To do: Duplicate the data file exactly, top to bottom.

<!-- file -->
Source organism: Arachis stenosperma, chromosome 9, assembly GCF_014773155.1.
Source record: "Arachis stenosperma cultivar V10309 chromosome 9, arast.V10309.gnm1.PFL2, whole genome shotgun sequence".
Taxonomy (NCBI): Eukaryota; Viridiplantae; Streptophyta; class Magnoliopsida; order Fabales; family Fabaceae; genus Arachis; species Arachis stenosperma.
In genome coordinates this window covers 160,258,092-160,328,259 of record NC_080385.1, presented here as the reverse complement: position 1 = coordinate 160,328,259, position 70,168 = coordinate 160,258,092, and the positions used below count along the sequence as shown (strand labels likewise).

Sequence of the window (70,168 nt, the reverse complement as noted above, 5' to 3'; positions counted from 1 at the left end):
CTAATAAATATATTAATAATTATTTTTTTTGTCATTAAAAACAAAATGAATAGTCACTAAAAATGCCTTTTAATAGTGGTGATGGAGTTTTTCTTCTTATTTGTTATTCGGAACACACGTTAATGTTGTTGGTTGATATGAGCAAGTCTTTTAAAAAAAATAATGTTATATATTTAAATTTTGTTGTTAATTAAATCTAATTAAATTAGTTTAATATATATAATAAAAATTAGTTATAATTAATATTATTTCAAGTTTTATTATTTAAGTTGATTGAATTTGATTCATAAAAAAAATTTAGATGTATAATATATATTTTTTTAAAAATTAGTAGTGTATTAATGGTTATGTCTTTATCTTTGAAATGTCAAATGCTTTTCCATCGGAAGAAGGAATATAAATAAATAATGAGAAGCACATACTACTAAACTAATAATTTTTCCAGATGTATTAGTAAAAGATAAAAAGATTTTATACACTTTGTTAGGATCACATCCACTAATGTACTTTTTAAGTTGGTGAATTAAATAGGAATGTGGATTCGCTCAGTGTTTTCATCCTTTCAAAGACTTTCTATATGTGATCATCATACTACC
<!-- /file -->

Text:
Source organism: Arachis stenosperma, chromosome 9, assembly GCF_014773155.1.
Source record: "Arachis stenosperma cultivar V10309 chromosome 9, arast.V10309.gnm1.PFL2, whole genome shotgun sequence".
Taxonomy (NCBI): Eukaryota; Viridiplantae; Streptophyta; class Magnoliopsida; order Fabales; family Fabaceae; genus Arachis; species Arachis stenosperma.
In genome coordinates this window covers 160,258,092-160,328,259 of record NC_080385.1, presented here as the reverse complement: position 1 = coordinate 160,328,259, position 70,168 = coordinate 160,258,092, and the positions used below count along the sequence as shown (strand labels likewise).

Sequence of the window (70,168 nt, the reverse complement as noted above, 5' to 3'; positions counted from 1 at the left end):
CTAATAAATATATTAATAATTATTTTTTTTGTCATTAAAAACAAAATGAATAGTCACTAAAAATGCCTTTTAATAGTGGTGATGGAGTTTTTCTTCTTATTTGTTATTCGGAACACACGTTAATGTTGTTGGTTGATATGAGCAAGTCTTTTAAAAAAAATAATGTTATATATTTAAATTTTGTTGTTAATTAAATCTAATTAAATTAGTTTAATATATATAATAAAAATTAGTTATAATTAATATTATTTCAAGTTTTATTATTTAAGTTGATTGAATTTGATTCATAAAAAAAATTTAGATGTATAATATATATTTTTTTAAAAATTAGTAGTGTATTAATGGTTATGTCTTTATCTTTGAAATGTCAAATGCTTTTCCATCGGAAGAAGGAATATAAATAAATAATGAGAAGCACATACTACTAAACTAATAATTTTTCCAGATGTATTAGTAAAAGATAAAAAGATTTTATACACTTTGTTAGGATCACATCCACTAATGTACTTTTTAAGTTGGTGAATTAAATAGGAATGTGGATTCGCTCAGTGTTTTCATCCTTTCAAAGACTTTCTATATGTGATCATCATACTACC